POSSCON: Open Source and Dependency Management for Android

POSSCON: Open Source and Dependency Management for Android

Talked about how we use open source in mobile dev at 52inc and about Android's build system Gradle and it's dependency managment in devops


Drew Heavner

April 15, 2015


  1. Drew Heavner @r0adkll http://blog.r0adkll.com Lead Android Developer 52inc

  2. Open Source in Android • Everything from the OS itself

    to the tools it’s all open source. • Standing on the shoulders of Giants and not re- inventing the wheel • Let’s make our own Giants!
  3. Implementing Open Source Projects (It’s also open source)

  4. What is Gradle? • Automated build system • Polyglot builds

    • JVM, Android, Native, and Web • Flexible, Dynamic, and extensible • Plugin/Integration for every imaginable tool • Based on Groovy with complete interoperability with java
  5. Why Gradle? • Robust dependency management • Tool Integrations •

    High performance builds • Easy testing integrations • Unit & Instrumentation tests • Multiple product/build flavors • Alpha, Beta, Production, Mock, Free, Paid, etc… • Infinite* permutations * As far as system resources will allow anyway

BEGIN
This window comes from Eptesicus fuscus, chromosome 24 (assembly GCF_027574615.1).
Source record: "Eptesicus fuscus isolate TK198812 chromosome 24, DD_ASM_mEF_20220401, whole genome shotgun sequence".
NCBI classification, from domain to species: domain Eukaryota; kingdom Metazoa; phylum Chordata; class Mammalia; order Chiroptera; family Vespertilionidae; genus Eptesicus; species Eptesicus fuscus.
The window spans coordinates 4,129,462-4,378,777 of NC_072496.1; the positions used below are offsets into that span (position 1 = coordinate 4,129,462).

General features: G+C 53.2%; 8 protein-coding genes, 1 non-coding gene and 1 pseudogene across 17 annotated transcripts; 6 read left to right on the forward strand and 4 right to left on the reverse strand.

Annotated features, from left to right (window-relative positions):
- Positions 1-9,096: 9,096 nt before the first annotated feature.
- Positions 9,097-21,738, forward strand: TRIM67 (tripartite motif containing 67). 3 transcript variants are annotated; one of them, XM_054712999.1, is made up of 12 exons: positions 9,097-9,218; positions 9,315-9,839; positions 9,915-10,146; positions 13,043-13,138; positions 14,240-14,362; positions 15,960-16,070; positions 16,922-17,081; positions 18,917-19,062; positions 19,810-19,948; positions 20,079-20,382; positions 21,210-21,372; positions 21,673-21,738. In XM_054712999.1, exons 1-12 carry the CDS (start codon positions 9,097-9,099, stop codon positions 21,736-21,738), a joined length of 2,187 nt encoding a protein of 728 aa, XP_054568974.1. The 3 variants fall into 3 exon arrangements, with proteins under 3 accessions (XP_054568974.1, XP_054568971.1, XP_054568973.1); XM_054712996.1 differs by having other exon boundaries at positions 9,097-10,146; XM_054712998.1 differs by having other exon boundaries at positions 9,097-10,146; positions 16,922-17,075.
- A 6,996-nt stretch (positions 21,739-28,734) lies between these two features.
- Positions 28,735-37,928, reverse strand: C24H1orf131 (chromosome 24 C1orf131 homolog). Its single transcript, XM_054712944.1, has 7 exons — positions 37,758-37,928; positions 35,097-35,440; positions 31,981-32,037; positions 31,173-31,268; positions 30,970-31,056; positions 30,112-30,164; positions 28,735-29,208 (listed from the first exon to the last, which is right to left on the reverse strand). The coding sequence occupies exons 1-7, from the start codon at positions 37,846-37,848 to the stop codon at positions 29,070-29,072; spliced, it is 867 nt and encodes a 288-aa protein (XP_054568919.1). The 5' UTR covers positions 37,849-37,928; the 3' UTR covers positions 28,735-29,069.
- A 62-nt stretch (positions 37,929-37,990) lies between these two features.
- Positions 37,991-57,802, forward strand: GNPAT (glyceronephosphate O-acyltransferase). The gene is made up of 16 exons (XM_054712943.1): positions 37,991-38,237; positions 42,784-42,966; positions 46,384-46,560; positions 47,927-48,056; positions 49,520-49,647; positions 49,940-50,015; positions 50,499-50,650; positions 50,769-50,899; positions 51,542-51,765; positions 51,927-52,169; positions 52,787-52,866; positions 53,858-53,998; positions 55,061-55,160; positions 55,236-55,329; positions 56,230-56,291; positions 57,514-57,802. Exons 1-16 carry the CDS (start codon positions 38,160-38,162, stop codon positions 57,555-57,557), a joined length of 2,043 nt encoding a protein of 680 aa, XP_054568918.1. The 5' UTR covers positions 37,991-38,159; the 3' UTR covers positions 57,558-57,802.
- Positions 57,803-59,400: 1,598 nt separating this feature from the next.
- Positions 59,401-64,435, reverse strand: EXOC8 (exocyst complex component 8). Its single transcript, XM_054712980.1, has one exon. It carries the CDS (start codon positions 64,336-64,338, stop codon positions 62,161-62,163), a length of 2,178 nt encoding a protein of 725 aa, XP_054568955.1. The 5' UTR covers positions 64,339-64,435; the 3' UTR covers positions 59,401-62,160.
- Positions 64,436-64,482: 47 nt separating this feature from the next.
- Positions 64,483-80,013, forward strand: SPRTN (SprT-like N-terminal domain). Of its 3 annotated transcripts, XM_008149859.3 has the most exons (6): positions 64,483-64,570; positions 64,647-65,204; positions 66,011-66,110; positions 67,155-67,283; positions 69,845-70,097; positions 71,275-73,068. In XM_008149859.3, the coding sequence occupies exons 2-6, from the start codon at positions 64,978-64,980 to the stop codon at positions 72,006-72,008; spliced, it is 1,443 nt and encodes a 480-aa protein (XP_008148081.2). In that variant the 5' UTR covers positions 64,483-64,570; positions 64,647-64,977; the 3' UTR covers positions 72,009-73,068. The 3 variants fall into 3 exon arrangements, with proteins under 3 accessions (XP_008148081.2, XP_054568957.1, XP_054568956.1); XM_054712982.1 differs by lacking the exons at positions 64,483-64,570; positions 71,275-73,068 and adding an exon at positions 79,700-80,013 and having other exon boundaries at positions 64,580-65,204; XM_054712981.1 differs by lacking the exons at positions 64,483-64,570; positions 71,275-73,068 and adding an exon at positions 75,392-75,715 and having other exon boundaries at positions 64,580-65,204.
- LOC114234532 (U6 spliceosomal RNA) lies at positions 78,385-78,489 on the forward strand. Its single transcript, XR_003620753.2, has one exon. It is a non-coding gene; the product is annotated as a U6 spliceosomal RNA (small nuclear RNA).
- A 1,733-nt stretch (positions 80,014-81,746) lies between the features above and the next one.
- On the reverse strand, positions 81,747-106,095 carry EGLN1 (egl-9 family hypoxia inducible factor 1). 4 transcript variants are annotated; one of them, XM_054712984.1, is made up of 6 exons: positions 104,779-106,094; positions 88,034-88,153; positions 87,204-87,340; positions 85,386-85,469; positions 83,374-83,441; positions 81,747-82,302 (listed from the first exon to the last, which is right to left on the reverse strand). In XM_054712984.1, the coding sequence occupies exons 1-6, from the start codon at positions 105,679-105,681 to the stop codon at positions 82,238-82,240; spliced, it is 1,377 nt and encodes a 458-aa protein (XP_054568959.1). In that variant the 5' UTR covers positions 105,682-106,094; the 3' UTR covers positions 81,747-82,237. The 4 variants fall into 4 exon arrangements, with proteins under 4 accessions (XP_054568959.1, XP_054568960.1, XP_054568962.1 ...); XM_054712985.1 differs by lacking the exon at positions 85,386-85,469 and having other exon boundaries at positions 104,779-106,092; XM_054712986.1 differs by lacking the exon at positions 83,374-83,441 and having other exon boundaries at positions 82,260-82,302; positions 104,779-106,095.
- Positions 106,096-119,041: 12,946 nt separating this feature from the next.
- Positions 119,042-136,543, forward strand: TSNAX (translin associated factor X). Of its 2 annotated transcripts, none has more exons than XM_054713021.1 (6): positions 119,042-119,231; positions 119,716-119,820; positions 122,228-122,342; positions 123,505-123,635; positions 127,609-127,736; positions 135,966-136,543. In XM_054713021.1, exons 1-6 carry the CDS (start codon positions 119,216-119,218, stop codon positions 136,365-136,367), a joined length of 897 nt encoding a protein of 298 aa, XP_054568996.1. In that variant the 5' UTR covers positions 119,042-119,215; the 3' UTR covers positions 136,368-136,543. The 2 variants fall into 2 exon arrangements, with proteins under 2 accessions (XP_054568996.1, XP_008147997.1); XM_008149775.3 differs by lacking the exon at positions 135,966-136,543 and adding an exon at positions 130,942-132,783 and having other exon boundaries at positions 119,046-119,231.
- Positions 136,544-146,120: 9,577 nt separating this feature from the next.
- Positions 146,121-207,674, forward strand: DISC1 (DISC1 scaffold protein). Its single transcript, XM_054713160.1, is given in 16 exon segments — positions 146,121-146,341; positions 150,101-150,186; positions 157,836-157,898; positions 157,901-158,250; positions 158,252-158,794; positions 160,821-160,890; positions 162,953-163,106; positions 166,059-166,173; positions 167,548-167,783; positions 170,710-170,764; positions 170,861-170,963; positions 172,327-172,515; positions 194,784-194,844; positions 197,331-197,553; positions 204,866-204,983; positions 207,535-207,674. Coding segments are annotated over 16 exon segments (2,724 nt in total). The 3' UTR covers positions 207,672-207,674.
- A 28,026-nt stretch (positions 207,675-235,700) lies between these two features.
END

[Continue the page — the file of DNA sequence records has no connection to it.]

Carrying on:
6. apply plugin: 'com.android.application'
 android {
 compileSdkVersion 22
 buildToolsVersion "22.0.1"

 defaultConfig {
 minSdkVersion 16
 targetSdkVersion 22
 versionCode 1
 versionName "1.0.0"
 buildTypes {
 release {
 minifyEnabled true
 proguardFiles getDefaultProguardFile('proguard-android.txt'), 'proguard-rules.pro'
 dependencies {
 compile project(":lib")
 compile 'com.android.support:appcompat-v7:22.0.0'
 compile fileTree(dir: 'libs', include: ['*.jar'])
  7. Product Flavors • One module to create many different permutations

    of you application. • Alpha - Internal testing • Beta - External testing • Demo - A free trial version • etc…. Each flavor can also share a similar codebase that can vary in behavior based on the product flavor
  8. android {
 compileSdkVersion 22
 buildToolsVersion '22.0.1'
 defaultConfig {

 minSdkVersion 15
 targetSdkVersion 22
 versionCode 1
 versionName "1.0.0"
 productFlavors {
 alpha {
 applicationId "com.r0adkll.haystack.alpha"
 versionCode 2
 versionName "alpha-1.0.1"
 production {}
  9. Dependency Management • Declarative Dependencies • Track the qualified name,

    version and scope of all your project’s external dependencies • Organize into existing configurations (i.e., scopes) or create your own • Apply dependencies throughout the build using configurations • Model project relationships using the same declarative style as external dependencies
  10. If it’s out there, Gradle can grab it • Retrieve

    artifacts from any known binary repository, from public to private to local. • Gradually transition from other build systems by mixing and matching repository types. • Maven Repositories • Maven Central • jCenter • Bintray • Local • Ivy Repositories • Custom & Legacy • Flat Files
  11. repositories {
 maven { url "https://oss.sonatype.org/content/repositories/snapshots/" }